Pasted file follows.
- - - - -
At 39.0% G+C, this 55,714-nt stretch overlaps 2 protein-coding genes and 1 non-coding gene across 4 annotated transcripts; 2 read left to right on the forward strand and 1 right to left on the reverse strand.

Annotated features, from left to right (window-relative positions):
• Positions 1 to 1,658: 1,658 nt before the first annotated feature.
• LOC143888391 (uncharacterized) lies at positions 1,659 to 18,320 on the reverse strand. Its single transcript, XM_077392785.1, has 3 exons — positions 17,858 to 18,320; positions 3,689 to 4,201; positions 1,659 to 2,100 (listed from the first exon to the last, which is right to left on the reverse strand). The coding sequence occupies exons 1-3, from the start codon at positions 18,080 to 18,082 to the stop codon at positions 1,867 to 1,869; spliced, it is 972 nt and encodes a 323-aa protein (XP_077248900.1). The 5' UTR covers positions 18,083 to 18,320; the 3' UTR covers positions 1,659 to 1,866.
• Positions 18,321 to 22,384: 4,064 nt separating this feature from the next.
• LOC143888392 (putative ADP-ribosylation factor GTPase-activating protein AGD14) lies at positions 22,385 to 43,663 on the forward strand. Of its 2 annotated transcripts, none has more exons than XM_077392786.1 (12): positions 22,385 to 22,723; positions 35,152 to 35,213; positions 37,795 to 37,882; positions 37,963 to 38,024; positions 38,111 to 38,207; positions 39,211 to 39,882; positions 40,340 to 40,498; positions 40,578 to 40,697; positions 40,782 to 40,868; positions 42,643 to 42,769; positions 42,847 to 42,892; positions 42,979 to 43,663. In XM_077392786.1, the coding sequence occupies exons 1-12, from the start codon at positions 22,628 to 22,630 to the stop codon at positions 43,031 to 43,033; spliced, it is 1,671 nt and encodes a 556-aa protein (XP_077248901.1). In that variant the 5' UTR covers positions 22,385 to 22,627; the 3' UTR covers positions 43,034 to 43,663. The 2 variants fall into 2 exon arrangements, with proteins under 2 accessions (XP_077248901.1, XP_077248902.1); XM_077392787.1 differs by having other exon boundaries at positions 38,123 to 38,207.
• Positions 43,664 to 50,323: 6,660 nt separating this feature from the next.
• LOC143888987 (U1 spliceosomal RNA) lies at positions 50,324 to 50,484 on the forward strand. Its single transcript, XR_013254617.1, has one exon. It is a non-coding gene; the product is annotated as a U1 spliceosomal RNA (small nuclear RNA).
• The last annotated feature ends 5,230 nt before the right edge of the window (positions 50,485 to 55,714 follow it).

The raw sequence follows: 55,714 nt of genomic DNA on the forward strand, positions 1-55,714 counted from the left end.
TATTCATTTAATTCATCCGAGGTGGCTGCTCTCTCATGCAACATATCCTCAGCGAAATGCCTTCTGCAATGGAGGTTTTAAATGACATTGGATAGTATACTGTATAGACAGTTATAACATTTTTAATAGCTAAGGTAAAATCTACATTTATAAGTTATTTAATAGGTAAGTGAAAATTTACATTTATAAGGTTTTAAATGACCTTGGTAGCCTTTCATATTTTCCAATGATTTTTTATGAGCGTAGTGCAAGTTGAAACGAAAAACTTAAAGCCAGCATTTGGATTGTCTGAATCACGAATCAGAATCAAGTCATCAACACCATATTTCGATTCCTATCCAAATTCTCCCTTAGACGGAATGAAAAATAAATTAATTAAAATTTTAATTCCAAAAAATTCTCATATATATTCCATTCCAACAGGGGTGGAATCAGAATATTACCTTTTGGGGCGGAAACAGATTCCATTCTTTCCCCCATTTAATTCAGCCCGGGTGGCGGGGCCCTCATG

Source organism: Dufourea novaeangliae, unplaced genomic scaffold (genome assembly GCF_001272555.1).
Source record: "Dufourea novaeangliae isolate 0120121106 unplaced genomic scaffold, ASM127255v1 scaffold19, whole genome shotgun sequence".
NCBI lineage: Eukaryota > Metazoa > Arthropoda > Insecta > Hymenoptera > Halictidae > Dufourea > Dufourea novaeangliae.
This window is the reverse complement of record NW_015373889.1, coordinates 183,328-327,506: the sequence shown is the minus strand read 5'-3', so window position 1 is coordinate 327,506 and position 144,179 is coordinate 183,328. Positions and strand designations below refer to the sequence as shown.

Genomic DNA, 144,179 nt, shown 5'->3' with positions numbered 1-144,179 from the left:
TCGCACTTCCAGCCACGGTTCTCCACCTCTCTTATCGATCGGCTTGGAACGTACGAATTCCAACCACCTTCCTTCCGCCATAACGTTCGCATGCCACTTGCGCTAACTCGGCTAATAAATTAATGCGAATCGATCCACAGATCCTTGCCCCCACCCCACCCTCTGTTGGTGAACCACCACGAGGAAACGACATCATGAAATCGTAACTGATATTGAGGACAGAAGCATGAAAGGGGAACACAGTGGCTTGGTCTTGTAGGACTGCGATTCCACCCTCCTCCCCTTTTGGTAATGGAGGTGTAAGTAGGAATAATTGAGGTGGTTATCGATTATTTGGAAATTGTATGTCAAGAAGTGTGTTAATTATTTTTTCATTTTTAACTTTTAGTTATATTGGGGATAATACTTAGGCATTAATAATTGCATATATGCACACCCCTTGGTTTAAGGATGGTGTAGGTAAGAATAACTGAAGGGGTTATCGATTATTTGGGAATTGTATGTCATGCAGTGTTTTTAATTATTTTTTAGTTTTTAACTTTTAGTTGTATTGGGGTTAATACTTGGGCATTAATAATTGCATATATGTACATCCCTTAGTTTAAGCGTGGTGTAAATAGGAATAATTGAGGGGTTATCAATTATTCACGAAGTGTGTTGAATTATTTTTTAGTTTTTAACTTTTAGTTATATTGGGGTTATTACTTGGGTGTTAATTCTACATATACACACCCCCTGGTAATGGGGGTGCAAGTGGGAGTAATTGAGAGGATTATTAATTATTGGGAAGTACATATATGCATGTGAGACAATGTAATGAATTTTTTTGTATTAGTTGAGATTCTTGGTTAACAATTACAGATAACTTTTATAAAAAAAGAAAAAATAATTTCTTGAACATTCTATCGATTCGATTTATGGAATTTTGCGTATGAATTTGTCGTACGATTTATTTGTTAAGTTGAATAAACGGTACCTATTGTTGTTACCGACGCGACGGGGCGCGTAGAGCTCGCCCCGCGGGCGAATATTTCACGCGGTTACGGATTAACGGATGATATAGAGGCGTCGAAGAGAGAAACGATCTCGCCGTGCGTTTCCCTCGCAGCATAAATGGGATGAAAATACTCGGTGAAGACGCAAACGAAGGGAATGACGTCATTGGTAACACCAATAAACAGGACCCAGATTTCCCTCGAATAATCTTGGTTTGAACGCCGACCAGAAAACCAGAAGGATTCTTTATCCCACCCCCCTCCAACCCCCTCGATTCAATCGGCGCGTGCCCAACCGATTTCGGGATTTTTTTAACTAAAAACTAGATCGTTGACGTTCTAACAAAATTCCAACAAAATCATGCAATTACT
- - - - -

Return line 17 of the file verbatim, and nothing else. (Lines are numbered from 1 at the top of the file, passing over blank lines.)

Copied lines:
TCGCACTTCCAGCCACGGTTCTCCACCTCTCTTATCGATCGGCTTGGAACGTACGAATTCCAACCACCTTCCTTCCGCCATAACGTTCGCATGCCACTTGCGCTAACTCGGCTAATAAATTAATGCGAATCGATCCACAGATCCTTGCCCCCACCCCACCCTCTGTTGGTGAACCACCACGAGGAAACGACATCATGAAATCGTAACTGATATTGAGGACAGAAGCATGAAAGGGGAACACAGTGGCTTGGTCTTGTAGGACTGCGATTCCACCCTCCTCCCCTTTTGGTAATGGAGGTGTAAGTAGGAATAATTGAGGTGGTTATCGATTATTTGGAAATTGTATGTCAAGAAGTGTGTTAATTATTTTTTCATTTTTAACTTTTAGTTATATTGGGGATAATACTTAGGCATTAATAATTGCATATATGCACACCCCTTGGTTTAAGGATGGTGTAGGTAAGAATAACTGAAGGGGTTATCGATTATTTGGGAATTGTATGTCATGCAGTGTTTTTAATTATTTTTTAGTTTTTAACTTTTAGTTGTATTGGGGTTAATACTTGGGCATTAATAATTGCATATATGTACATCCCTTAGTTTAAGCGTGGTGTAAATAGGAATAATTGAGGGGTTATCAATTATTCACGAAGTGTGTTGAATTATTTTTTAGTTTTTAACTTTTAGTTATATTGGGGTTATTACTTGGGTGTTAATTCTACATATACACACCCCCTGGTAATGGGGGTGCAAGTGGGAGTAATTGAGAGGATTATTAATTATTGGGAAGTACATATATGCATGTGAGACAATGTAATGAATTTTTTTGTATTAGTTGAGATTCTTGGTTAACAATTACAGATAACTTTTATAAAAAAAGAAAAAATAATTTCTTGAACATTCTATCGATTCGATTTATGGAATTTTGCGTATGAATTTGTCGTACGATTTATTTGTTAAGTTGAATAAACGGTACCTATTGTTGTTACCGACGCGACGGGGCGCGTAGAGCTCGCCCCGCGGGCGAATATTTCACGCGGTTACGGATTAACGGATGATATAGAGGCGTCGAAGAGAGAAACGATCTCGCCGTGCGTTTCCCTCGCAGCATAAATGGGATGAAAATACTCGGTGAAGACGCAAACGAAGGGAATGACGTCATTGGTAACACCAATAAACAGGACCCAGATTTCCCTCGAATAATCTTGGTTTGAACGCCGACCAGAAAACCAGAAGGATTCTTTATCCCACCCCCCTCCAACCCCCTCGATTCAATCGGCGCGTGCCCAACCGATTTCGGGATTTTTTTAACTAAAAACTAGATCGTTGACGTTCTAACAAAATTCCAACAAAATCATGCAATTACT